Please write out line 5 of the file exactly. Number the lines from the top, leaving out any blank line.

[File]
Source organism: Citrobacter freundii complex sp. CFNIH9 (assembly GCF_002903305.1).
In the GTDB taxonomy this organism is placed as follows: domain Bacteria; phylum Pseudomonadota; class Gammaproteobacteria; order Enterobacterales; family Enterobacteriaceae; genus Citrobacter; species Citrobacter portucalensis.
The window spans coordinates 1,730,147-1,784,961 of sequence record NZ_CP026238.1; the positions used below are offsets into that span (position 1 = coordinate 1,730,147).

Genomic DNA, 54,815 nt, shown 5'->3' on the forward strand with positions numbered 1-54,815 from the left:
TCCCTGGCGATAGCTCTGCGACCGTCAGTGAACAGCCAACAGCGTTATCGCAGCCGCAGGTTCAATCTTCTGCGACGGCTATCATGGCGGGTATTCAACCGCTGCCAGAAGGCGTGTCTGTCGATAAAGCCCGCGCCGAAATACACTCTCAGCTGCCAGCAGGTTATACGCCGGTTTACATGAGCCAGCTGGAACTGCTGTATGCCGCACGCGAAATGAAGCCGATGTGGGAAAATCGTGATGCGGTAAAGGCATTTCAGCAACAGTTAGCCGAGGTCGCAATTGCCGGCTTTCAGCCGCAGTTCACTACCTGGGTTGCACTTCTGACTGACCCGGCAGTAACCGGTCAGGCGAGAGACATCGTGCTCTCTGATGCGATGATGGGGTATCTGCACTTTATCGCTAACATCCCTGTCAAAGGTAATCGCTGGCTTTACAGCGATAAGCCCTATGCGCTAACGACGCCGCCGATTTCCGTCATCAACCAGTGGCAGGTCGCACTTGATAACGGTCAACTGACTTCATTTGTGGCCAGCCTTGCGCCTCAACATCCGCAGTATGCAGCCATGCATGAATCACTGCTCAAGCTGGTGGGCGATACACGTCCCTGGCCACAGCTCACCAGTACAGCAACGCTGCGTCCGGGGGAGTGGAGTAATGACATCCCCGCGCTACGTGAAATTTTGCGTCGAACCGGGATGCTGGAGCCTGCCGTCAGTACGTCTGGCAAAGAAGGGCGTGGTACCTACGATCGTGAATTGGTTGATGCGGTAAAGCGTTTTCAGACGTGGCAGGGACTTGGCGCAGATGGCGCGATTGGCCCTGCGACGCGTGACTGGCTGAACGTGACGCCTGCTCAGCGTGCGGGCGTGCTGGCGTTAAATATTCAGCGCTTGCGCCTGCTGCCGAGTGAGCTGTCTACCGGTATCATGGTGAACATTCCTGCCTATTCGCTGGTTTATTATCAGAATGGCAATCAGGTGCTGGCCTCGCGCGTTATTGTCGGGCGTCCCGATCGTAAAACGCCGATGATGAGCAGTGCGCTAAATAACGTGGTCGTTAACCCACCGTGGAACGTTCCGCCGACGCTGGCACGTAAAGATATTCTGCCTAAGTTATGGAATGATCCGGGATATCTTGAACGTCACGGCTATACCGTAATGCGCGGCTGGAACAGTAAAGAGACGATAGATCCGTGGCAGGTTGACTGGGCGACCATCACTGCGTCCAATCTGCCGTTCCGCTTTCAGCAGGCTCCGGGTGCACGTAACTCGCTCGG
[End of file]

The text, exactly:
TCCCTGGCGATAGCTCTGCGACCGTCAGTGAACAGCCAACAGCGTTATCGCAGCCGCAGGTTCAATCTTCTGCGACGGCTATCATGGCGGGTATTCAACCGCTGCCAGAAGGCGTGTCTGTCGATAAAGCCCGCGCCGAAATACACTCTCAGCTGCCAGCAGGTTATACGCCGGTTTACATGAGCCAGCTGGAACTGCTGTATGCCGCACGCGAAATGAAGCCGATGTGGGAAAATCGTGATGCGGTAAAGGCATTTCAGCAACAGTTAGCCGAGGTCGCAATTGCCGGCTTTCAGCCGCAGTTCACTACCTGGGTTGCACTTCTGACTGACCCGGCAGTAACCGGTCAGGCGAGAGACATCGTGCTCTCTGATGCGATGATGGGGTATCTGCACTTTATCGCTAACATCCCTGTCAAAGGTAATCGCTGGCTTTACAGCGATAAGCCCTATGCGCTAACGACGCCGCCGATTTCCGTCATCAACCAGTGGCAGGTCGCACTTGATAACGGTCAACTGACTTCATTTGTGGCCAGCCTTGCGCCTCAACATCCGCAGTATGCAGCCATGCATGAATCACTGCTCAAGCTGGTGGGCGATACACGTCCCTGGCCACAGCTCACCAGTACAGCAACGCTGCGTCCGGGGGAGTGGAGTAATGACATCCCCGCGCTACGTGAAATTTTGCGTCGAACCGGGATGCTGGAGCCTGCCGTCAGTACGTCTGGCAAAGAAGGGCGTGGTACCTACGATCGTGAATTGGTTGATGCGGTAAAGCGTTTTCAGACGTGGCAGGGACTTGGCGCAGATGGCGCGATTGGCCCTGCGACGCGTGACTGGCTGAACGTGACGCCTGCTCAGCGTGCGGGCGTGCTGGCGTTAAATATTCAGCGCTTGCGCCTGCTGCCGAGTGAGCTGTCTACCGGTATCATGGTGAACATTCCTGCCTATTCGCTGGTTTATTATCAGAATGGCAATCAGGTGCTGGCCTCGCGCGTTATTGTCGGGCGTCCCGATCGTAAAACGCCGATGATGAGCAGTGCGCTAAATAACGTGGTCGTTAACCCACCGTGGAACGTTCCGCCGACGCTGGCACGTAAAGATATTCTGCCTAAGTTATGGAATGATCCGGGATATCTTGAACGTCACGGCTATACCGTAATGCGCGGCTGGAACAGTAAAGAGACGATAGATCCGTGGCAGGTTGACTGGGCGACCATCACTGCGTCCAATCTGCCGTTCCGCTTTCAGCAGGCTCCGGGTGCACGTAACTCGCTCGG